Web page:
Tuesday, April 18, 2017
Recently, I read a post or an article or something about "single-tasking" and slowing down and giving attention to just one thing. This is something I am considering and thinking about at length. It deserves attention because I know that the intent behind the advice of the article was true and right. However...
While painting my nails this morning, I was also brushing my teeth. Well, not at the exact same time, but the one event, teeth-brushing, came immediately after the previous event, nail-painting. As soon as one cap could be screwed on, the cap of the other was being screwed off.
After I completed brushing my teeth, I needed chapstick, the final step in my daily bathroom routine. Of course, I messed up the polish on my left ring finger. The polish was wrinkled and holey. As I walked into the bedroom, I dabbed my nail to my tongue and tried to repair the damage.
"What are you doing?" my husband questions from across the room.
"Oh, trying to do ten things at once, and I messed up my nail polish," I said.
He replied with a cursory, "You always do that," under his breath. We made eye contact and smiled, knowing he was right.
His smart-mouth catapulted me back to my Grammy's kitchen. She always painted her nails at the table. Avon reds and pinks were staple colors, filling her top right dresser drawer where she kept the bottles.
One day, she was finishing up her nails, replacing the screw-on applicator top as she had done hundreds of times. I watched thinking about the hot pink she never used and wishing I could paint my nails with it.
"Here, Honey. We'll do yours after lunch," she said as she handed me the bottle to put back in the drawer. I loved the sounds the bottles made as the drawer was pulled out, clinking together like wind chimes.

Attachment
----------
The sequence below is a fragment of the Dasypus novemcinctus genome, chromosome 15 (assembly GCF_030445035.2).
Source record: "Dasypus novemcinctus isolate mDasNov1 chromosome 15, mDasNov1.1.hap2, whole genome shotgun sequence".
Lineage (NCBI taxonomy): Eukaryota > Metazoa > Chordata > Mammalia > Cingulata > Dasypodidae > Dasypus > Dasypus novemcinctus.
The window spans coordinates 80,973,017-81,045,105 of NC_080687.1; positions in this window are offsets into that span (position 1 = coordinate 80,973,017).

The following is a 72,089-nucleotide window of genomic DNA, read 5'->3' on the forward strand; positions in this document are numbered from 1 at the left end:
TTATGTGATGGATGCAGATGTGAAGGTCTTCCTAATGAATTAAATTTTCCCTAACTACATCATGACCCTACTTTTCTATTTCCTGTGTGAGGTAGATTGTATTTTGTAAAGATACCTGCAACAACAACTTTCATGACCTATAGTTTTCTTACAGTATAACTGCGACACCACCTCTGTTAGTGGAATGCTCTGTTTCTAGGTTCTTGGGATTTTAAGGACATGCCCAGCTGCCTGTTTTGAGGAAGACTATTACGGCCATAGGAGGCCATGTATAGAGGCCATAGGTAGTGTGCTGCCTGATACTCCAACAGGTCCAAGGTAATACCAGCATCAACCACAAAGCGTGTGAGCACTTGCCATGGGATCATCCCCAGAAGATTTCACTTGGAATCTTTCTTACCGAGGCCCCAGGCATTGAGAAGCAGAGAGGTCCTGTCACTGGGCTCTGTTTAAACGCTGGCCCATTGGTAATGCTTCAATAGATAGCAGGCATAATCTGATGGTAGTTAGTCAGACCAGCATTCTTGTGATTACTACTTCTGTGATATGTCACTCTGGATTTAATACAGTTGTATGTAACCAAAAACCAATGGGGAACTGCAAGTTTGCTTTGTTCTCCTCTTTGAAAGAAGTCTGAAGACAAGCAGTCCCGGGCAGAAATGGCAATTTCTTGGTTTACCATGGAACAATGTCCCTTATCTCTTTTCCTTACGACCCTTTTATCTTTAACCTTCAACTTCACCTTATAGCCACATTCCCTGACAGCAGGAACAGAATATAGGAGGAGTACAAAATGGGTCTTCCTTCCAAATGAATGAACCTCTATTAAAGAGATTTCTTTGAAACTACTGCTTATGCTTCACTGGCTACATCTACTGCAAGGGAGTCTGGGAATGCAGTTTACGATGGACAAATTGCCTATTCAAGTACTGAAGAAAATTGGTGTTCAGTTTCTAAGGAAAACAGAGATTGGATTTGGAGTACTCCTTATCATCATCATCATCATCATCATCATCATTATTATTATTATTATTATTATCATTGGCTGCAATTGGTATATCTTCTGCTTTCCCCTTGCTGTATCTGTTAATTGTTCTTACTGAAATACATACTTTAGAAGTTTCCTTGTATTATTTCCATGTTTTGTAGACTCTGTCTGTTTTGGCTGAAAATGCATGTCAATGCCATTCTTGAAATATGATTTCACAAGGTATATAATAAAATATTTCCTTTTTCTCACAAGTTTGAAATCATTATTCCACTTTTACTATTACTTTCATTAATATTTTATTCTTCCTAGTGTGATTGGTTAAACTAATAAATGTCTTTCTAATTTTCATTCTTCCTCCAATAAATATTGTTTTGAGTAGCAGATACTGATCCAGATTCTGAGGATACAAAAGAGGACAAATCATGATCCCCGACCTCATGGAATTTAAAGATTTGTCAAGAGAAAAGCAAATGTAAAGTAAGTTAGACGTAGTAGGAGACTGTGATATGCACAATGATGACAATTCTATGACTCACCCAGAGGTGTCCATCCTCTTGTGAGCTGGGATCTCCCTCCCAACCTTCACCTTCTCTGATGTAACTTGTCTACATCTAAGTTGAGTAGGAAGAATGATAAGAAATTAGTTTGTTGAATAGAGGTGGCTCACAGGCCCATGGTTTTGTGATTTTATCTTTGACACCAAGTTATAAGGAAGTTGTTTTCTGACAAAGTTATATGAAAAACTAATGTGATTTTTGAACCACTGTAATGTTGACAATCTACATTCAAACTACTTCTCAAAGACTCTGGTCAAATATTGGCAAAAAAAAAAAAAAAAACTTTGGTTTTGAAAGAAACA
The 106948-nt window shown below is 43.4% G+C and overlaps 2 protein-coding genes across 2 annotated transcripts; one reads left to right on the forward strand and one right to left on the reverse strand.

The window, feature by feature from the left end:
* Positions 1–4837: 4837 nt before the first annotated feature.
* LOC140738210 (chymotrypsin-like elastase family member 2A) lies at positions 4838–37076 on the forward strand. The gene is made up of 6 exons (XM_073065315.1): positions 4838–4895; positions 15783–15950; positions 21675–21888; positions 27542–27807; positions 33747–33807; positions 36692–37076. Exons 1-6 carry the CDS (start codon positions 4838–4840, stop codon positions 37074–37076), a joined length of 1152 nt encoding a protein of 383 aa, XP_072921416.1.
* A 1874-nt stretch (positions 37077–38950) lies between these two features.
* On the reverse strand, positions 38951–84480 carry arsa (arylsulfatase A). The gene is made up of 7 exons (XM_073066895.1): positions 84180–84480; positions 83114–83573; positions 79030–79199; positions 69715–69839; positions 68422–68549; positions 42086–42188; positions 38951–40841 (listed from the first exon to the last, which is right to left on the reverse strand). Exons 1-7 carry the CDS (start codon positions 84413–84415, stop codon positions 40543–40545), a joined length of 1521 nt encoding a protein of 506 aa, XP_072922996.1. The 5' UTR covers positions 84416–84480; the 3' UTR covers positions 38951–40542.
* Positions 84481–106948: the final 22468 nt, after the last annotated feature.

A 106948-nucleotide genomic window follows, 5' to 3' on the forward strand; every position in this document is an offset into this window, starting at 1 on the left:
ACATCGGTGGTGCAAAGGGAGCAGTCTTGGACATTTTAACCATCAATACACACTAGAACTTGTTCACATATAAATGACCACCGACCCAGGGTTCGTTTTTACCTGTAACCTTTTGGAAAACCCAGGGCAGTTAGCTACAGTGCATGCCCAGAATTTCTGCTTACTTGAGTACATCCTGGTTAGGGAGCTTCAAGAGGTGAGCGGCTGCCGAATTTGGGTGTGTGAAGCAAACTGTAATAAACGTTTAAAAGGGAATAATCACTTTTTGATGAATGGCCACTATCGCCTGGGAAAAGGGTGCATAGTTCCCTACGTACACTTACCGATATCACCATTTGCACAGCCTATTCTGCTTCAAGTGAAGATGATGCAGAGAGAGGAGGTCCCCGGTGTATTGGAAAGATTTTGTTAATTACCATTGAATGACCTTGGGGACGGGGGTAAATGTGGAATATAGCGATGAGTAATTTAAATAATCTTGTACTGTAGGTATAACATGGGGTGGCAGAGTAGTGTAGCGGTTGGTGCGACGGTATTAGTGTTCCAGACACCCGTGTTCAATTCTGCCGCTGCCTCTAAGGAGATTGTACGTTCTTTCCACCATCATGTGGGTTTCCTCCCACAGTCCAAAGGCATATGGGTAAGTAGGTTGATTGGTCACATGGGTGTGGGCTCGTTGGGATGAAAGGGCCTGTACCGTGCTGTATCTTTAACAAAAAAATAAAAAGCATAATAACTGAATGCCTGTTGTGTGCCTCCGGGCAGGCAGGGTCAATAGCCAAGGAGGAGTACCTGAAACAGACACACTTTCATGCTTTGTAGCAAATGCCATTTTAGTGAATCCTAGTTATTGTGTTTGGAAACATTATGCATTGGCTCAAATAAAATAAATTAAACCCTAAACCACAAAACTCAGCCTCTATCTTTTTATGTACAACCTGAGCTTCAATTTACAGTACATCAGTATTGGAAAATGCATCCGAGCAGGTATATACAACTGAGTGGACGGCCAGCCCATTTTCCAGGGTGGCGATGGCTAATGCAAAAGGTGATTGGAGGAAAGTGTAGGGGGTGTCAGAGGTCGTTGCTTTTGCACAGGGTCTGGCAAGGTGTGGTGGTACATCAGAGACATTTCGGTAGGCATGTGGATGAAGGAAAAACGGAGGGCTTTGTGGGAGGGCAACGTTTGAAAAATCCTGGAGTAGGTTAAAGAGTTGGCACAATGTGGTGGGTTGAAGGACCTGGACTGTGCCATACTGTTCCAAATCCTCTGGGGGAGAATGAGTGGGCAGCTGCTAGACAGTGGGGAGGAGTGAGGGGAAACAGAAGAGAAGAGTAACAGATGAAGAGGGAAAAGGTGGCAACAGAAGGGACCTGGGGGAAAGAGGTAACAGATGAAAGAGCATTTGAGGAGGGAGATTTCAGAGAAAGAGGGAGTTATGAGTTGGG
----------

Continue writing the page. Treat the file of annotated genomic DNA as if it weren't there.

As I came back into the kitchen, I saw Grammy touch her right index finger to her tongue. Then she brushed against her wet nail with her other index finger.
"What are you doing, Grammy?" I asked, thinking the action would mess up her freshly painted nails.
"Oh, I was stirring this pot and bumped my nail with the spoon handle. If you lick it real quick, you can fix it...most of the time. I always do that. There's never time to let them dry." She showed me, flashing the perfectly polished pale pink nail down to my eye level. It looked fine to me.
Later, after Grandpa had come home for lunch, napped in his chair, and left again, we did my nails at the table. All Grammy's attention was on me. I sat there, still as a statue, fingers splayed wide, grinning from ear to ear. As Grammy twisted the top of the polish closed once again, she said, "Sit still, Honey, until it dries." I did just as she said until I was dismissed to go play. There was no need to rush, nothing pressing to do...just sit still, watching paint dry.
Tuesday, April 11, 2017
Today, while picking up and cleaning off the various surfaces in the house before dinner, my little middle says, "What in the world is this?!?" He holds up a plastic zippered baggie containing the blonde locks from the baby's first haircut. That big event had happened last night.
"Mom, why???" The little middle is aghast at the idea of this keepsake. I take the baggie from him and put it with the little pile that goes to the basement.
I explain that I have a lock of each boy's hair from the first cut. They are in the boys' baby books. "I have your little blonde curls too," I smile at him.
"What?!? That's so weird, Mom...And kind of creepy," grimacing, he's having none of it.
My seven year old is convinced that I'm a lunatic for keeping their first curls. I am operating on the idea that moms keep these moments in pictures and DNA in envelopes. Am I that weird?